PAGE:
Rita Street Producer/Producer's Representative, Radar Cartoons
Fast Track Session 2

Rita Street is the managing director of Radar Cartoons, a boutique consultancy firm focusing on the needs of international animation studios, helping develop and sell her client’s original content onto American networks. Rita is the entertainment producer for the Los Angeles-based design house Mighty Fine (creators of Ruby Gloom - now in development with Nelvana - and French Kitty) and the co-producer of Nextoons: The Nicktoons Film Festival with Frederator Studios for the Nicktoons cable channel. Before opening Radar, Rita worked as a publisher, editor and journalist focusing on the industry of animation. She has served as the publisher of Animation Magazine, the editor of Film & Video Magazine and has also authored several books on graphic arts including the Rockport Publisher hardback, Computer Animation: A Whole New World. For the Art Institute of Pittsburgh she serves as a program advisory committee member for Game Art & Design. She has also served on several prestigious juries, most notably Austria's Prix Ars Electronica competition for excellence in computer animation and visual effects. Rita is the founder of the international non-profit organization, Women In Animation and a board member of ASIFA-Hollywood.

Meet with Rita at Fast Track Session 2 (Thursday, September 22, 1:30 pm – 3:00 pm)

1. What kinds of projects do you do?
Radar Cartoons is a boutique consultancy firm. Our main business model is to serve as a producer’s representative for companies outside of the U.S. As part of this work, we help animation studios, game companies and think tanks develop original content for sale as series or movies to American networks, global distribution outlets and co-production partners. Radar is also an indie producer, so, on behalf of our clients and ourselves, we take pitches for new shows, seek out new creative animation talent and work with writers.

2. What animation techniques do you commonly use?
Radar Cartoons represents clients that produce animation primarily in CG and Flash.

3. What is your target audience demographic?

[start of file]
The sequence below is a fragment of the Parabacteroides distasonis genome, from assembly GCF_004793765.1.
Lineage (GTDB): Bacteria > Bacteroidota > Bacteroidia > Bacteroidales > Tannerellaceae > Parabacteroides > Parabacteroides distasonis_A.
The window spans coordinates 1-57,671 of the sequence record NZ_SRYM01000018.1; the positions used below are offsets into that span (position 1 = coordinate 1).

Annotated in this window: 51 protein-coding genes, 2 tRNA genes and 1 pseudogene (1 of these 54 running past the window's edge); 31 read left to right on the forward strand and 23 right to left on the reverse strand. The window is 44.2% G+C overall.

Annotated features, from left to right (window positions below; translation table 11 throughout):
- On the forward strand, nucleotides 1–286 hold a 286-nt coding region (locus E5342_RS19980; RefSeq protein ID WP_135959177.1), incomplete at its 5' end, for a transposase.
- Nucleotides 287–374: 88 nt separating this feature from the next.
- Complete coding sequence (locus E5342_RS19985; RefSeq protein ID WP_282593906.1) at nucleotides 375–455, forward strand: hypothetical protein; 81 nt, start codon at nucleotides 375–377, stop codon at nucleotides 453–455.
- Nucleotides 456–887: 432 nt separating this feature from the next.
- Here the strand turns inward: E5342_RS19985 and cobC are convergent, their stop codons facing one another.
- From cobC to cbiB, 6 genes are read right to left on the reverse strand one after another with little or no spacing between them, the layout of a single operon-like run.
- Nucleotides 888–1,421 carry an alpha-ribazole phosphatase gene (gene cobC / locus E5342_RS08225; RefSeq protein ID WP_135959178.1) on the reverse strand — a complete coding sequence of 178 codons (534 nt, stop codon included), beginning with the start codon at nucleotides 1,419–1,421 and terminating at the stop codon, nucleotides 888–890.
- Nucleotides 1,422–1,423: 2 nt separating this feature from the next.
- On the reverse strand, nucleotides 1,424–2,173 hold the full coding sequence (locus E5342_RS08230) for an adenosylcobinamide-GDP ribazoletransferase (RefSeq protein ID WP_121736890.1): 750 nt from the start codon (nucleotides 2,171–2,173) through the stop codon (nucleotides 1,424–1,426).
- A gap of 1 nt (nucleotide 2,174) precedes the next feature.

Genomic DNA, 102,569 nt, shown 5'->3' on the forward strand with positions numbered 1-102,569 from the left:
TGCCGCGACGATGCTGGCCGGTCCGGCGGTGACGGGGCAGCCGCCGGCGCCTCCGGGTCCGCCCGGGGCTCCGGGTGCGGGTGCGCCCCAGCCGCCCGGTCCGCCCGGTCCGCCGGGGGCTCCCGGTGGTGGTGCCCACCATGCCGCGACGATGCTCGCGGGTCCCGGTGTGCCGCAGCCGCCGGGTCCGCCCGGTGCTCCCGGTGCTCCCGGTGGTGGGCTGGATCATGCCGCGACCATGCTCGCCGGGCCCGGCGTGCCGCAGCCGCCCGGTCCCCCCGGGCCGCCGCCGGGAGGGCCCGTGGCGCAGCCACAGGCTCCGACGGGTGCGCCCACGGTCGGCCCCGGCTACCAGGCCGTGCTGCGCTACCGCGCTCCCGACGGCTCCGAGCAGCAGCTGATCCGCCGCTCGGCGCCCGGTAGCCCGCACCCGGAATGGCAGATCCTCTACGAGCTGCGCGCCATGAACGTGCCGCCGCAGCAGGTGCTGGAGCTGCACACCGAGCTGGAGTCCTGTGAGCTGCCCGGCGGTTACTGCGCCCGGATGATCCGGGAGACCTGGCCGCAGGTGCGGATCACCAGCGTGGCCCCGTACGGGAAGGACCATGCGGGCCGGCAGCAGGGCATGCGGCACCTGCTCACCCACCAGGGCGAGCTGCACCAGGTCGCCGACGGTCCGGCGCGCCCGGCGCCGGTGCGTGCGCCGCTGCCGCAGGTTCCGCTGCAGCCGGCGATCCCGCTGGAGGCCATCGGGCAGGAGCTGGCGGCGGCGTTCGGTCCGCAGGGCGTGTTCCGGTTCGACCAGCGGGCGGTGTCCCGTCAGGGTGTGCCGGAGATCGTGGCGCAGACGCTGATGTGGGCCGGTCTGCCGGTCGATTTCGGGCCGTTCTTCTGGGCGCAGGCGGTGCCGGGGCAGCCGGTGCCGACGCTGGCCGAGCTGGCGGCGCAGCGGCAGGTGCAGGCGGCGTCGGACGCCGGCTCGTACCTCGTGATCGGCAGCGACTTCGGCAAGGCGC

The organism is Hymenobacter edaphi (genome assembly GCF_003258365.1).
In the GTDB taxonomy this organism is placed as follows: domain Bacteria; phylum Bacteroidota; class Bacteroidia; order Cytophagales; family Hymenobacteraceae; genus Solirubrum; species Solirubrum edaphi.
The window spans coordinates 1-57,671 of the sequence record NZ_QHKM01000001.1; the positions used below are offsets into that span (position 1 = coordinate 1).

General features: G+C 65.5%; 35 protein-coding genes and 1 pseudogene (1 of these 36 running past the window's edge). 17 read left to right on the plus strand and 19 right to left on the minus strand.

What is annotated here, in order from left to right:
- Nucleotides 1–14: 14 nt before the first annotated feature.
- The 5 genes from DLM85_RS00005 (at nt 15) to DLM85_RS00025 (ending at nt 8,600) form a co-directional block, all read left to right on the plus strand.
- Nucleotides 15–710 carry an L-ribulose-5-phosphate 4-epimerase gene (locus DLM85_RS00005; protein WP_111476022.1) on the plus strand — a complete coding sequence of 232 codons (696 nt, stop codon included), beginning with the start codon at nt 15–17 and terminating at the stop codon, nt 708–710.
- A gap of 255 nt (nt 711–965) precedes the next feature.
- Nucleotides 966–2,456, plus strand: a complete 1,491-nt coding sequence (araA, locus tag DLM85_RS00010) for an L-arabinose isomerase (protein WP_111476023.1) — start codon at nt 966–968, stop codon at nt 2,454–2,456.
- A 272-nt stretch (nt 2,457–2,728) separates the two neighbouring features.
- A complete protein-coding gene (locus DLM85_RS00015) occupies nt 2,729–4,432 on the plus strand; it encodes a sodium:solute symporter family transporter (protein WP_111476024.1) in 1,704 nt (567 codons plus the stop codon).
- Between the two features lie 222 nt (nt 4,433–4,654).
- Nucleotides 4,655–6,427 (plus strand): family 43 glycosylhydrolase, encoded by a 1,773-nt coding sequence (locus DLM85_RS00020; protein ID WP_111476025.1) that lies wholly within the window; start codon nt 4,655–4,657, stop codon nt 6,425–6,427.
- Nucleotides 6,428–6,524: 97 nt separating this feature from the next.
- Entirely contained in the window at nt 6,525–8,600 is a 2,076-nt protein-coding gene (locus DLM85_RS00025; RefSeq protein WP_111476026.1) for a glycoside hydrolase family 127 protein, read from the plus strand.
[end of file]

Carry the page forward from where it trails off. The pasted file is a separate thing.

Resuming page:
Our main focus is the 6-11 television animation market, but we are working on several projects for the 18-25 demographic as well.

4. What are you currently working on?
Radar has made major sales to networks and animation co-production partners. Several of our projects are in development and have not been announced. Two projects we can mention are “Ruby Gloom: Happiest Girl in the World” a 6-11 series with Nelvana and “Nextoons: The Nicktoons Film Festival,” an on-air compilation show we co-produce for Frederator Studios.

5. Do you partner with independent directors?
Although, all of our clients have in-house directors that define the look and feel of their content, we are interested in meeting new talent and hearing pitches from independent directors. Some of our clients are in the position to option new properties. Additionally we are always on the look out for writers. While Radar Cartoons typically helps to create a development/sales bible, we also make recommendations for writers to our clients and supervise writers during the development process.

6. Are you interested in co-productions/co-ventures?
Very. That is a major aspect of our business model.

7. Have you been involved in international co-productions/co-ventures in the past? If so, with which market(s)?
Radar makes co-production deals and will be making an announcement concerning a recent sale around MIPCOM time.

8. What is your favourite animated show on TV right now? (aside from your own work!)
Wow. That’s hard. I’m a big fan of The Fairly OddParents, Teen Titans, SpongeBob and, of course, The Simpsons. I would cheer the return of Invader Zim.

9. What new shows/ technologies/ approaches are you excited about and, perhaps, thinking of getting into?
Since I leave the production technology to my clients, the technology I’m most interested in has to do with distribution. I believe the closer you can get to the end user (i.e. the viewer), the more opportunities you have for success. Although it experienced a rocky start during the boom and bust of the late ‘90s, I still think the Internet will become a viable outlet for animation. Yet, how to support that outlet—with adequate advertising and subscriptions—is another question entirely.

10. What is your company’s philosophy?
We consider ourselves employees of our client’s companies; basically their office in Los Angeles. It’s our goal to know as much about our clients’ and their goals as possible and to come up with creative ways to bring these goals to fruition. We work extremely hard, but we make time to drink in pop culture and watch cartoons. Fortunately, we tend to like the same things kids like—which makes our ability to develop and sell a lot easier (and a lot more fun)! I guess you could say our philosophy is: “If we like it, then most likely, kids will too!”